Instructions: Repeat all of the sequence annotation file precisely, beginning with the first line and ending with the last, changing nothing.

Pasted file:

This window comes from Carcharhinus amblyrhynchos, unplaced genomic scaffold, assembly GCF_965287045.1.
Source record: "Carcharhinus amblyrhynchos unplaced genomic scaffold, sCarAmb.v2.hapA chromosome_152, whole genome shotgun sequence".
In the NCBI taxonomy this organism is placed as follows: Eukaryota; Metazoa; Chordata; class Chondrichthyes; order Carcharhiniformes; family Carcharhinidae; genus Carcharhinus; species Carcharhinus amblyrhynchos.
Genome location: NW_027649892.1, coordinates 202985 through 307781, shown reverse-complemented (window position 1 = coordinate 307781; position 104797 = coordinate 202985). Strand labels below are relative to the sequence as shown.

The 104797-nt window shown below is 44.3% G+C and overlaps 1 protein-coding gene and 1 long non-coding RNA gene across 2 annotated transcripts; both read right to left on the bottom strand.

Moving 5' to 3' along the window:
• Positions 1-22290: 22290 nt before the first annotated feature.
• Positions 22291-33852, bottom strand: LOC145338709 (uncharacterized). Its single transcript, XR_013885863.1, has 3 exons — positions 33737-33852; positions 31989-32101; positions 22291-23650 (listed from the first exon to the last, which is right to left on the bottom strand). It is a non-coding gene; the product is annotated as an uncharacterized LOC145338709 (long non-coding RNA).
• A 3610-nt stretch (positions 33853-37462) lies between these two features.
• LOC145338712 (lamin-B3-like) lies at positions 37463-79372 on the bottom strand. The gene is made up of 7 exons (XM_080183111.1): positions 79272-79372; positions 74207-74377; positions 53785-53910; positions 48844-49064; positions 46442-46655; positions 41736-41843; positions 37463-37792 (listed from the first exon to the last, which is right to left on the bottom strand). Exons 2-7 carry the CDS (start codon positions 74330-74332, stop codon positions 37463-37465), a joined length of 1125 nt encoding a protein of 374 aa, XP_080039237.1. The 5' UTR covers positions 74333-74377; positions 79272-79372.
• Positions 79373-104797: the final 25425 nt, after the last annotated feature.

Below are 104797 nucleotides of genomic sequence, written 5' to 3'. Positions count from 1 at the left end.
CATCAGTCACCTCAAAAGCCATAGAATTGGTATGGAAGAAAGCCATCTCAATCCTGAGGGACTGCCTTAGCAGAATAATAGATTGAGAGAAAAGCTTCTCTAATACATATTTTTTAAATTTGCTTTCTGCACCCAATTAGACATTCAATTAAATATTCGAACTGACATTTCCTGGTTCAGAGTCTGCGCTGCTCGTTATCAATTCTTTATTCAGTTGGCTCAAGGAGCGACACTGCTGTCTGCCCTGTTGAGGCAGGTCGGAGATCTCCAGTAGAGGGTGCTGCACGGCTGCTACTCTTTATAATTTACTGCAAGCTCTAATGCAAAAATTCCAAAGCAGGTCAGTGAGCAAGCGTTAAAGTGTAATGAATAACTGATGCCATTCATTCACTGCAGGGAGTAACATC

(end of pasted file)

This window comes from Carcharhinus amblyrhynchos, unplaced genomic scaffold, assembly GCF_965287045.1.
Source record: "Carcharhinus amblyrhynchos unplaced genomic scaffold, sCarAmb.v2.hapA chromosome_152, whole genome shotgun sequence".
In the NCBI taxonomy this organism is placed as follows: Eukaryota; Metazoa; Chordata; class Chondrichthyes; order Carcharhiniformes; family Carcharhinidae; genus Carcharhinus; species Carcharhinus amblyrhynchos.
Genome location: NW_027649892.1, coordinates 202985 through 307781, shown reverse-complemented (window position 1 = coordinate 307781; position 104797 = coordinate 202985). Strand labels below are relative to the sequence as shown.

The 104797-nt window shown below is 44.3% G+C and overlaps 1 protein-coding gene and 1 long non-coding RNA gene across 2 annotated transcripts; both read right to left on the bottom strand.

Moving 5' to 3' along the window:
• Positions 1-22290: 22290 nt before the first annotated feature.
• Positions 22291-33852, bottom strand: LOC145338709 (uncharacterized). Its single transcript, XR_013885863.1, has 3 exons — positions 33737-33852; positions 31989-32101; positions 22291-23650 (listed from the first exon to the last, which is right to left on the bottom strand). It is a non-coding gene; the product is annotated as an uncharacterized LOC145338709 (long non-coding RNA).
• A 3610-nt stretch (positions 33853-37462) lies between these two features.
• LOC145338712 (lamin-B3-like) lies at positions 37463-79372 on the bottom strand. The gene is made up of 7 exons (XM_080183111.1): positions 79272-79372; positions 74207-74377; positions 53785-53910; positions 48844-49064; positions 46442-46655; positions 41736-41843; positions 37463-37792 (listed from the first exon to the last, which is right to left on the bottom strand). Exons 2-7 carry the CDS (start codon positions 74330-74332, stop codon positions 37463-37465), a joined length of 1125 nt encoding a protein of 374 aa, XP_080039237.1. The 5' UTR covers positions 74333-74377; positions 79272-79372.
• Positions 79373-104797: the final 25425 nt, after the last annotated feature.

Below are 104797 nucleotides of genomic sequence, written 5' to 3'. Positions count from 1 at the left end.
CATCAGTCACCTCAAAAGCCATAGAATTGGTATGGAAGAAAGCCATCTCAATCCTGAGGGACTGCCTTAGCAGAATAATAGATTGAGAGAAAAGCTTCTCTAATACATATTTTTTAAATTTGCTTTCTGCACCCAATTAGACATTCAATTAAATATTCGAACTGACATTTCCTGGTTCAGAGTCTGCGCTGCTCGTTATCAATTCTTTATTCAGTTGGCTCAAGGAGCGACACTGCTGTCTGCCCTGTTGAGGCAGGTCGGAGATCTCCAGTAGAGGGTGCTGCACGGCTGCTACTCTTTATAATTTACTGCAAGCTCTAATGCAAAAATTCCAAAGCAGGTCAGTGAGCAAGCGTTAAAGTGTAATGAATAACTGATGCCATTCATTCACTGCAGGGAGTAACATC